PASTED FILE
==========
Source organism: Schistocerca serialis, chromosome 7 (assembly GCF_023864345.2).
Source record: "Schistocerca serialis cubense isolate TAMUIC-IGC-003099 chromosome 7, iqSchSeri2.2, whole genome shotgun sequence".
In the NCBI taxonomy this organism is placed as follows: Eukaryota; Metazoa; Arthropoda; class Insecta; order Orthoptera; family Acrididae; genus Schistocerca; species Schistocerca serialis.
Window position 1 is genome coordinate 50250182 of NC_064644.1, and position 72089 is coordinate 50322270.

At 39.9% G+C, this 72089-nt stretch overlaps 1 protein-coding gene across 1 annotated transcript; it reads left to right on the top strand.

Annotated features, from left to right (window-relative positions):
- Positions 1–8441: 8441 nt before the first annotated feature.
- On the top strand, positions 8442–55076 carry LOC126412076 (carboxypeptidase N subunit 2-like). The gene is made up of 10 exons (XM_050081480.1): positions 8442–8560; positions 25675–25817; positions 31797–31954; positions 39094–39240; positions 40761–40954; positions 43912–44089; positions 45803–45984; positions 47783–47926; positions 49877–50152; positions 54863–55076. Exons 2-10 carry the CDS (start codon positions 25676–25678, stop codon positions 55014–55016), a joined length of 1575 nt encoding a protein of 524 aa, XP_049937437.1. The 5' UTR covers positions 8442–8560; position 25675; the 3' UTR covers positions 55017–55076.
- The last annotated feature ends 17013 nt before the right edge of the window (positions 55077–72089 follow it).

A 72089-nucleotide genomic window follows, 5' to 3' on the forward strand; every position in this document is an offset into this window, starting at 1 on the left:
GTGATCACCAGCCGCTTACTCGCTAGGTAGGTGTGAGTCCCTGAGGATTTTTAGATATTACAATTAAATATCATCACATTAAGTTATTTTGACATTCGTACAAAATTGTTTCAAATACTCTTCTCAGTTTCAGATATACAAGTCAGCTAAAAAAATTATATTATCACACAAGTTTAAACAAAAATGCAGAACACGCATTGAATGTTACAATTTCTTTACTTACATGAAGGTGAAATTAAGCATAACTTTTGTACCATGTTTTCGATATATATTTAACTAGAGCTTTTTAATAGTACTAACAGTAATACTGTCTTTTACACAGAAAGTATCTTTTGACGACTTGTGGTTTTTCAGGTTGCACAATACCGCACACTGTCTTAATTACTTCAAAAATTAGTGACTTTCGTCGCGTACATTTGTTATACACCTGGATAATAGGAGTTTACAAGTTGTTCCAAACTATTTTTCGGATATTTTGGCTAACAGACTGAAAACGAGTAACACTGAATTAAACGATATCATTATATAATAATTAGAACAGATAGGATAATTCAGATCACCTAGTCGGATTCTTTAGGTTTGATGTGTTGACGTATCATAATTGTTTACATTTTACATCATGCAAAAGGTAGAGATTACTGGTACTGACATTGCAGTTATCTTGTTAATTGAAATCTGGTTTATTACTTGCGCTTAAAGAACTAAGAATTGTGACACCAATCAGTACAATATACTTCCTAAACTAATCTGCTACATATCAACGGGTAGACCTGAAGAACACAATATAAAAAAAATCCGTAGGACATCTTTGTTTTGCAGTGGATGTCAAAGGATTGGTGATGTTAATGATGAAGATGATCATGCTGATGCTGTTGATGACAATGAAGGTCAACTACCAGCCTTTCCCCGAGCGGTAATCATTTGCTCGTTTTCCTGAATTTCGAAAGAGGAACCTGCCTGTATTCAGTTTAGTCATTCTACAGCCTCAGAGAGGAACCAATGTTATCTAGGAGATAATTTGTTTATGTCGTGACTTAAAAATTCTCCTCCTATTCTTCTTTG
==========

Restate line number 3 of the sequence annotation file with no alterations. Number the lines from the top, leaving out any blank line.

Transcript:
In the NCBI taxonomy this organism is placed as follows: Eukaryota; Metazoa; Arthropoda; class Insecta; order Orthoptera; family Acrididae; genus Schistocerca; species Schistocerca serialis.